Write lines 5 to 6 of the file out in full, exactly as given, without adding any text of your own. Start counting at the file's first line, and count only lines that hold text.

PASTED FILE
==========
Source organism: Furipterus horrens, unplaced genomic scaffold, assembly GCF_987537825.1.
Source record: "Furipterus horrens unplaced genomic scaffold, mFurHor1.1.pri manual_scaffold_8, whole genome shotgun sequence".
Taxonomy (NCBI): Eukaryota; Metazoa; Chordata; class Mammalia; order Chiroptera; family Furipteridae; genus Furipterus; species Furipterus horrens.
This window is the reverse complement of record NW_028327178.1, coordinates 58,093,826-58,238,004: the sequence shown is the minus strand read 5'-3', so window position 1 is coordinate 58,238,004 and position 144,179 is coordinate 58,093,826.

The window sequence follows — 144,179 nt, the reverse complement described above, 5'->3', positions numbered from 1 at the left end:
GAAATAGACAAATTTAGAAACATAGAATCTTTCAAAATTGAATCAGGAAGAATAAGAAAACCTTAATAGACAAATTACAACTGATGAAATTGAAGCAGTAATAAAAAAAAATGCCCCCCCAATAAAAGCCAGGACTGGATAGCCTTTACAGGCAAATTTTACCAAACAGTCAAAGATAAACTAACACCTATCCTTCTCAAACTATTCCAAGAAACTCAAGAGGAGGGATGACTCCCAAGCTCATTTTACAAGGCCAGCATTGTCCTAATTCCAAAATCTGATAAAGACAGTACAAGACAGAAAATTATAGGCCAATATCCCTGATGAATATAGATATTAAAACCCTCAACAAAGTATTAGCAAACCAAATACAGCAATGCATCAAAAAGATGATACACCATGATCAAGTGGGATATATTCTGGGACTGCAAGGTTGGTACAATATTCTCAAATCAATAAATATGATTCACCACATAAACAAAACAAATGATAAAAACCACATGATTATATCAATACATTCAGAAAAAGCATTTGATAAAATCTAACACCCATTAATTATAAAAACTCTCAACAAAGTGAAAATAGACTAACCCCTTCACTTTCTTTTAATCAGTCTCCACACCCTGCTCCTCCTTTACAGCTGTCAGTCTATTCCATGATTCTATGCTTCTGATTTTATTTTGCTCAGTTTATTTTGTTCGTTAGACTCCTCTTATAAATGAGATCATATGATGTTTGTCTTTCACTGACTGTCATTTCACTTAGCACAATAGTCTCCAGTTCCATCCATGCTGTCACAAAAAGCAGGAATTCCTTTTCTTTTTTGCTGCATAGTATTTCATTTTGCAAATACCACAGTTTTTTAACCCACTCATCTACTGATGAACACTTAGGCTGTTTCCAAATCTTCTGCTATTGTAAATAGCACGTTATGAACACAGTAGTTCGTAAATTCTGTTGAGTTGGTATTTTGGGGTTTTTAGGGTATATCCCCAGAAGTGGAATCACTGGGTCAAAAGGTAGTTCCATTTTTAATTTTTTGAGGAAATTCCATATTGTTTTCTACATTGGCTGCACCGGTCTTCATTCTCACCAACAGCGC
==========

The window sequence follows — 144,179 nt, the reverse complement described above, 5'->3', positions numbered from 1 at the left end:
GAAATAGACAAATTTAGAAACATAGAATCTTTCAAAATTGAATCAGGAAGAATAAGAAAACCTTAATAGACAAATTACAACTGATGAAATTGAAGCAGTAATAAAAAAAAATGCCCCCCCAATAAAAGCCAGGACTGGATAGCCTTTACAGGCAAATTTTACCAAACAGTCAAAGATAAACTAACACCTATCCTTCTCAAACTATTCCAAGAAACTCAAGAGGAGGGATGACTCCCAAGCTCATTTTACAAGGCCAGCATTGTCCTAATTCCAAAATCTGATAAAGACAGTACAAGACAGAAAATTATAGGCCAATATCCCTGATGAATATAGATATTAAAACCCTCAACAAAGTATTAGCAAACCAAATACAGCAATGCATCAAAAAGATGATACACCATGATCAAGTGGGATATATTCTGGGACTGCAAGGTTGGTACAATATTCTCAAATCAATAAATATGATTCACCACATAAACAAAACAAATGATAAAAACCACATGATTATATCAATACATTCAGAAAAAGCATTTGATAAAATCTAACACCCATTAATTATAAAAACTCTCAACAAAGTGAAAATAGACTAACCCCTTCACTTTCTTTTAATCAGTCTCCACACCCTGCTCCTCCTTTACAGCTGTCAGTCTATTCCATGATTCTATGCTTCTGATTTTATTTTGCTCAGTTTATTTTGTTCGTTAGACTCCTCTTATAAATGAGATCATATGATGTTTGTCTTTCACTGACTGTCATTTCACTTAGCACAATAGTCTCCAGTTCCATCCATGCTGTCACAAAAAGCAGGAATTCCTTTTCTTTTTTGCTGCATAGTATTTCATTTTGCAAATACCACAGTTTTTTAACCCACTCATCTACTGATGAACACTTAGGCTGTTTCCAAATCTTCTGCTATTGTAAATAGCACGTTATGAACACAGTAGTTCGTAAATTCTGTTGAGTTGGTATTTTGGGGTTTTTAGGGTATATCCCCAGAAGTGGAATCACTGGGTCAAAAGGTAGTTCCATTTTTAATTTTTTGAGGAAATTCCATATTGTTTTCTACATTGGCTGCACCGGTCTTCATTCTCACCAACAGCGC